Half of Maryland’s energy will come from renewable sources by 2030 under a bill that is set to become law Friday – without Gov. Larry Hogan’s signature.
The General Assembly passed the measure last month, requiring utilities in the state to subsidize solar and wind farms. Controversially, it also maintains incentives for trash incinerators and paper mills even though they generate pollution and greenhouse gases.
The legislation brings Maryland to the forefront of states using energy policy to promote investment in green technology. The state joins seven others with renewable energy goals of 50% or more, designed to reduce dependence on fossil fuels and thus ease greenhouse gas emissions.
Because green energy sources are more costly, the policy is expected to make Marylanders’ electricity bills more expensive – an estimated $1.50 per month for the typical residential customer, on average, according to state legislative analysts.
It is among almost 300 bills that are expected to become law without Hogan’s signature Friday, because he canceled a bill signing that was scheduled for Thursday. Other measures would create a board to monitor prices for prescription drugs, ban most foam food and drink containers and dissolve the state’s Handgun Permit Review Board.
Critics say the bill known as the Clean Energy Jobs Act doesn’t do enough to combat climate change, and that it doesn’t guarantee that the tens of millions of dollars of subsidies paid out each year translates to jobs in Maryland. Three-fourths of Maryland’s green energy supply came from outside the state in 2017, and much of it came along with carbon emissions and pollution.
Hogan said he would not sign the bill because of those concerns. Under state law, bills sent to the governor at the end of the General Assembly’s annual legislative session become law after 30 days if the governor does not sign or veto them.
“Despite its name, this bill is not clean enough, nor smart enough, nor does it create the intended jobs within Maryland,” he wrote in a letter Wednesday to Senate President Thomas V. Mike Miller.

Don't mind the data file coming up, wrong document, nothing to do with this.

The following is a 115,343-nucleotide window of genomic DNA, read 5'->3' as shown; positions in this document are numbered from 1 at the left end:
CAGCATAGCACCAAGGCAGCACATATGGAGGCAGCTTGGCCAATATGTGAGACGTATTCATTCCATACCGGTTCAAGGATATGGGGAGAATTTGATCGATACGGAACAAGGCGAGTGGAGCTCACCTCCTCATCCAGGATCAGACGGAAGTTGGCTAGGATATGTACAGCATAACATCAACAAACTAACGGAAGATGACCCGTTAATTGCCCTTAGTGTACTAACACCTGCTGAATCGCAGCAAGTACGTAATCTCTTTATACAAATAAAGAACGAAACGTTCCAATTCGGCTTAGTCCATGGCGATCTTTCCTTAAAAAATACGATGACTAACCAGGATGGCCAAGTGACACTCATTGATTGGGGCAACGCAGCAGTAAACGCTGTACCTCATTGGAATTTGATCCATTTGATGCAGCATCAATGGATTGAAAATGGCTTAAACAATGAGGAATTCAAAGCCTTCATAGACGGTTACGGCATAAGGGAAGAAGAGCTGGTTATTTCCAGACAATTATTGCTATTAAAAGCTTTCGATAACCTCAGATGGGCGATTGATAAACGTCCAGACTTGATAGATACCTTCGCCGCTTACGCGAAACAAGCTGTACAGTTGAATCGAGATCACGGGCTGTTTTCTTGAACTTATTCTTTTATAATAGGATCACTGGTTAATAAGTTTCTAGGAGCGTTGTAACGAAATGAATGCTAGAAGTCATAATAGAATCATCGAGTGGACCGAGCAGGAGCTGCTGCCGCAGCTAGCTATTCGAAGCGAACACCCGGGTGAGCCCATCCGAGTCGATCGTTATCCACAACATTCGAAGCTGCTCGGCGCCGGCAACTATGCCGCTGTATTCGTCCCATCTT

But Hogan said he endorses its larger goals – and also expressed his support for expanding the mandate to 100% clean energy by 2040. The legislation requires the state to study how to reach that goal, including whether to make nuclear power eligible for ratepayer subsidies.
He even gave the renewable energy incentive program a new name – the Clean and Renewable Energy Standard – and said he would push for competition in the industry to limit costs for ratepayers.
“Our CARES plan will get us to zero carbon emissions, rather than just increasing the quotas for dirty energy and outdated technologies,” Hogan wrote. “This better and bolder goal is what our state should be striving for as we continue to set an example for the rest of the nation.”
Many environmental groups cheered the governor for allowing the bill to become law.
Josh Tulkin, executive director of Sierra Club’s Maryland chapter, called it “surprising and encouraging” that Hogan is supporting a 100% renewable energy goal, given that he has opposed similar measures in the past.
“This is the strongest bill ever passed in Maryland to fight global warming and now stands as a national example,” said Mike Tidwell, director of the Chesapeake Climate Action Network.
Exelon, the parent of Baltimore Gas and Electric, supports the governor’s plan.
“As the nation’s largest producer of emissions-free energy, Exelon stands with the overwhelming majority of our customers who want cleaner air and affordable, reliable energy, and we applaud Governor Hogan for embracing these principles by establishing a goal to achieve 100 percent clean energy in Maryland by 2040,” said Paul Adams, an Exelon spokesman.
But others faulted the bill for not doing enough. The Clean Air Baltimore Coalition said on Twitter that the policy is “a general positive,” but it needs to be revised so that it doesn’t subsidize dirty energy sources.
Lawmakers had mixed responses to Hogan’s decision not to strike the bill down. In statements, Montgomery County Democrat Sen. Brian Feldman called the governor’s passive support for the policy “perplexing” given that he took no public position on it during the session; Eastern Shore Republican Sen. Stephen Hershey said he was “extremely disappointed” and predicted “noticeable and immediate rate shock for all electric customers.”